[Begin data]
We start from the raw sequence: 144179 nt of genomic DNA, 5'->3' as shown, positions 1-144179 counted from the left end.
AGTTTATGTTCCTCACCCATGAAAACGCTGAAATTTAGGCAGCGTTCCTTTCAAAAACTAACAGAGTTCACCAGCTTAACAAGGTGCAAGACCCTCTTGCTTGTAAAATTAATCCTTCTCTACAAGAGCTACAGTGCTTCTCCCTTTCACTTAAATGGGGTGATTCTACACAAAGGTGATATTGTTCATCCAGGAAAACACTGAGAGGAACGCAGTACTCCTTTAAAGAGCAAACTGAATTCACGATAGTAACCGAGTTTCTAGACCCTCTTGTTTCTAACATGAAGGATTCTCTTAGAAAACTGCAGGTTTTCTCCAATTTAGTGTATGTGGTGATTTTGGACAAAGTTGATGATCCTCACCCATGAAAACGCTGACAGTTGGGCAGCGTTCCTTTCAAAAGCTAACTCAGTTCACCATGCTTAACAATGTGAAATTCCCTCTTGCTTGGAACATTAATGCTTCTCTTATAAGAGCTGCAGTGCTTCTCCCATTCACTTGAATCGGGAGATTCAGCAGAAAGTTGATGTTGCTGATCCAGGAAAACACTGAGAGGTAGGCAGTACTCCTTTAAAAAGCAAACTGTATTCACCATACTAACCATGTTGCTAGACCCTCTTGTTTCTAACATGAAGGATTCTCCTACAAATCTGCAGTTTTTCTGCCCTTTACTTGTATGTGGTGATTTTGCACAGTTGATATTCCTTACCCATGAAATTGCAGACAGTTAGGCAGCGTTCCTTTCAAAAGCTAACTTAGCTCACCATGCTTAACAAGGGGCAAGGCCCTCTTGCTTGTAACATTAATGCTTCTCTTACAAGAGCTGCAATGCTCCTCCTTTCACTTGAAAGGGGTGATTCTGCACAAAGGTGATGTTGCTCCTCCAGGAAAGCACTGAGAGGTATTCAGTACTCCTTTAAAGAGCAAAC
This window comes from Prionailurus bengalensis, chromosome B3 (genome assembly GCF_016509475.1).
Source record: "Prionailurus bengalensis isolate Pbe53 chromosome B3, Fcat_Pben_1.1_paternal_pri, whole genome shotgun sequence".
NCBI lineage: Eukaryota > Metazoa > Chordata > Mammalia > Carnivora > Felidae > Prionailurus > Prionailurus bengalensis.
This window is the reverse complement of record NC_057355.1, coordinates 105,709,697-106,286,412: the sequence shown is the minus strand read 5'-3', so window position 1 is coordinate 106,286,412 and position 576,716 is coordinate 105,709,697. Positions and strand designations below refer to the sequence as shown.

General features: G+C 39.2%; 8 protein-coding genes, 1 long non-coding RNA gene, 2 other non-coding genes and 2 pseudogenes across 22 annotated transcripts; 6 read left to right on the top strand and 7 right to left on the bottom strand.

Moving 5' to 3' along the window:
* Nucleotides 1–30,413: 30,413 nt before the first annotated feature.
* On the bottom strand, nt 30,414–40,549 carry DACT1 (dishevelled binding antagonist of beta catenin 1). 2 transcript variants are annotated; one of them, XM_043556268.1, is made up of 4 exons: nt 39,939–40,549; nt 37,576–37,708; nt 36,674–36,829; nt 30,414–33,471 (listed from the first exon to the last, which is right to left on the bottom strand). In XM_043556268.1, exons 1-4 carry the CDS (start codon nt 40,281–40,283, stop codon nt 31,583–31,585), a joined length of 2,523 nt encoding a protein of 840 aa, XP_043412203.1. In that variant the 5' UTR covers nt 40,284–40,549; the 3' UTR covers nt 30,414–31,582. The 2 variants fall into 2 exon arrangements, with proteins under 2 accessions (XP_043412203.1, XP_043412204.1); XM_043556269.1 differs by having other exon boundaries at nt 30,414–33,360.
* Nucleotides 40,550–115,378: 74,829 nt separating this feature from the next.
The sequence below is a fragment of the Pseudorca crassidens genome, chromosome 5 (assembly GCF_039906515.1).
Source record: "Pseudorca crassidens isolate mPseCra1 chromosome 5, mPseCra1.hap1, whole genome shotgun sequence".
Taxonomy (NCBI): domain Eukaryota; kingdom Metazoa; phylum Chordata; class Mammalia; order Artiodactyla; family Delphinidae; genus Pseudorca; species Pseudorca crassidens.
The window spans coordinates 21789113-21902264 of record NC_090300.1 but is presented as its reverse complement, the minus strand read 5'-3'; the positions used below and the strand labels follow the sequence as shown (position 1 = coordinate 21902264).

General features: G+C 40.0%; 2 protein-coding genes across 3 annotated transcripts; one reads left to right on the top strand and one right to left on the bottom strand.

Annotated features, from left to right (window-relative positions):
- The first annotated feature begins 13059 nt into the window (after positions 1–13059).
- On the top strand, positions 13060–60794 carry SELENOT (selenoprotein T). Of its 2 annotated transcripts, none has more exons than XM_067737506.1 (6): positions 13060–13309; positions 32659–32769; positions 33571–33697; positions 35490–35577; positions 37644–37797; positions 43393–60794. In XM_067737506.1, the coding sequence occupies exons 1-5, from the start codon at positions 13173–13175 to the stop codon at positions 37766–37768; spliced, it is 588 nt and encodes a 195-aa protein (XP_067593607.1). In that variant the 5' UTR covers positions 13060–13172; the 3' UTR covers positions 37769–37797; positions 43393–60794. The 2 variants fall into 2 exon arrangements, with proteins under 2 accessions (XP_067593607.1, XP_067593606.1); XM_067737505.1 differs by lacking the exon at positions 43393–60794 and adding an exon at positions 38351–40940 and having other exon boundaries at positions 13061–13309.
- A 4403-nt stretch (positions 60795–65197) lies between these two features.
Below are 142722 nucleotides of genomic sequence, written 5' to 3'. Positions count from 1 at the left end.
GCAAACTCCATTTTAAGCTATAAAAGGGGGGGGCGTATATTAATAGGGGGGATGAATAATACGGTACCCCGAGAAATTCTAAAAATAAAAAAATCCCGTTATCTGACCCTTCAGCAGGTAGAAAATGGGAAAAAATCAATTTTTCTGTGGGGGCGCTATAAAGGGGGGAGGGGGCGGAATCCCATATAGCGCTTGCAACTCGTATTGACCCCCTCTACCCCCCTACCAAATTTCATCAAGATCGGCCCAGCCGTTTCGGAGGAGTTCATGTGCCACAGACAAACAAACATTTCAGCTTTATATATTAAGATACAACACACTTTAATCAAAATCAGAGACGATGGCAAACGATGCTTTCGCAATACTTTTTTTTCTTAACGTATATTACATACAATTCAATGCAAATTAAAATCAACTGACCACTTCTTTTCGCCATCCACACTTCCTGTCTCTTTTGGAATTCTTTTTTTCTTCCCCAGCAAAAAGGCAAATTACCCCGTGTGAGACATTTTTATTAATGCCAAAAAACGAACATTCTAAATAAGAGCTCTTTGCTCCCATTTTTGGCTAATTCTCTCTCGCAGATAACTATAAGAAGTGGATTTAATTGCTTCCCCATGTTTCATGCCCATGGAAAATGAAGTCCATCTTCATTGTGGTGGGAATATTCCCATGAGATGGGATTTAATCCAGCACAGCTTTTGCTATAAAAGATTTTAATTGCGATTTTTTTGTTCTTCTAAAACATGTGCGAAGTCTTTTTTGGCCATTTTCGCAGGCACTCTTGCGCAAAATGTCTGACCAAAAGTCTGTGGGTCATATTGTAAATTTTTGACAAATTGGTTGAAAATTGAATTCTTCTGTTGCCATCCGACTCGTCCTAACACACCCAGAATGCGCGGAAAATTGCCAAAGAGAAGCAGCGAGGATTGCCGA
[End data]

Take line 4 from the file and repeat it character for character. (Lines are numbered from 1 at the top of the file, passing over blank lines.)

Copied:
Source record: "Prionailurus bengalensis isolate Pbe53 chromosome B3, Fcat_Pben_1.1_paternal_pri, whole genome shotgun sequence".